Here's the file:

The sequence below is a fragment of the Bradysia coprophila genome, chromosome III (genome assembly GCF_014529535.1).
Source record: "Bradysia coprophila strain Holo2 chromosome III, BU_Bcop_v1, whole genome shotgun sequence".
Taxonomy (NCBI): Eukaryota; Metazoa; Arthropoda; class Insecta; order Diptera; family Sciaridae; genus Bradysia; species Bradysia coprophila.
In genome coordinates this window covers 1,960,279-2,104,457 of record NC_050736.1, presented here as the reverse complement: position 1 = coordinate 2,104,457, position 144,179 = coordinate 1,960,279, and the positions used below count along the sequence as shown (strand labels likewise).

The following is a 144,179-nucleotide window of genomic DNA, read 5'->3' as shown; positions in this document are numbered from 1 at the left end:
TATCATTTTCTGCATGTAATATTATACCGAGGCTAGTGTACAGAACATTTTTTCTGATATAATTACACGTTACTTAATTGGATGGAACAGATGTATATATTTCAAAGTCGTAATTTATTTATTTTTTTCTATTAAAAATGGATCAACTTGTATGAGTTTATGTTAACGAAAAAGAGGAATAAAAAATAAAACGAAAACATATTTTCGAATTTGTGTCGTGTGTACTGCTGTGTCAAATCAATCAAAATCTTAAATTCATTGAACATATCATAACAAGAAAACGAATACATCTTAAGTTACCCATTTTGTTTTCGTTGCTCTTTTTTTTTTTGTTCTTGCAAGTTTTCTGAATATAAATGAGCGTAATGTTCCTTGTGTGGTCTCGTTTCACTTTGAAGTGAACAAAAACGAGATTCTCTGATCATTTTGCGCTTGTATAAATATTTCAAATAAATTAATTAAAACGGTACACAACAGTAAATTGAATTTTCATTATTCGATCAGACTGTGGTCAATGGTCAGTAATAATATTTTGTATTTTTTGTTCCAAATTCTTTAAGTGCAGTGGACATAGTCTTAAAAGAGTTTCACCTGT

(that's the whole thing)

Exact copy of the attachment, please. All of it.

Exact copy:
The sequence below is a fragment of the Bradysia coprophila genome, chromosome III (genome assembly GCF_014529535.1).
Source record: "Bradysia coprophila strain Holo2 chromosome III, BU_Bcop_v1, whole genome shotgun sequence".
Taxonomy (NCBI): Eukaryota; Metazoa; Arthropoda; class Insecta; order Diptera; family Sciaridae; genus Bradysia; species Bradysia coprophila.
In genome coordinates this window covers 1,960,279-2,104,457 of record NC_050736.1, presented here as the reverse complement: position 1 = coordinate 2,104,457, position 144,179 = coordinate 1,960,279, and the positions used below count along the sequence as shown (strand labels likewise).

The following is a 144,179-nucleotide window of genomic DNA, read 5'->3' as shown; positions in this document are numbered from 1 at the left end:
TATCATTTTCTGCATGTAATATTATACCGAGGCTAGTGTACAGAACATTTTTTCTGATATAATTACACGTTACTTAATTGGATGGAACAGATGTATATATTTCAAAGTCGTAATTTATTTATTTTTTTCTATTAAAAATGGATCAACTTGTATGAGTTTATGTTAACGAAAAAGAGGAATAAAAAATAAAACGAAAACATATTTTCGAATTTGTGTCGTGTGTACTGCTGTGTCAAATCAATCAAAATCTTAAATTCATTGAACATATCATAACAAGAAAACGAATACATCTTAAGTTACCCATTTTGTTTTCGTTGCTCTTTTTTTTTTTGTTCTTGCAAGTTTTCTGAATATAAATGAGCGTAATGTTCCTTGTGTGGTCTCGTTTCACTTTGAAGTGAACAAAAACGAGATTCTCTGATCATTTTGCGCTTGTATAAATATTTCAAATAAATTAATTAAAACGGTACACAACAGTAAATTGAATTTTCATTATTCGATCAGACTGTGGTCAATGGTCAGTAATAATATTTTGTATTTTTTGTTCCAAATTCTTTAAGTGCAGTGGACATAGTCTTAAAAGAGTTTCACCTGT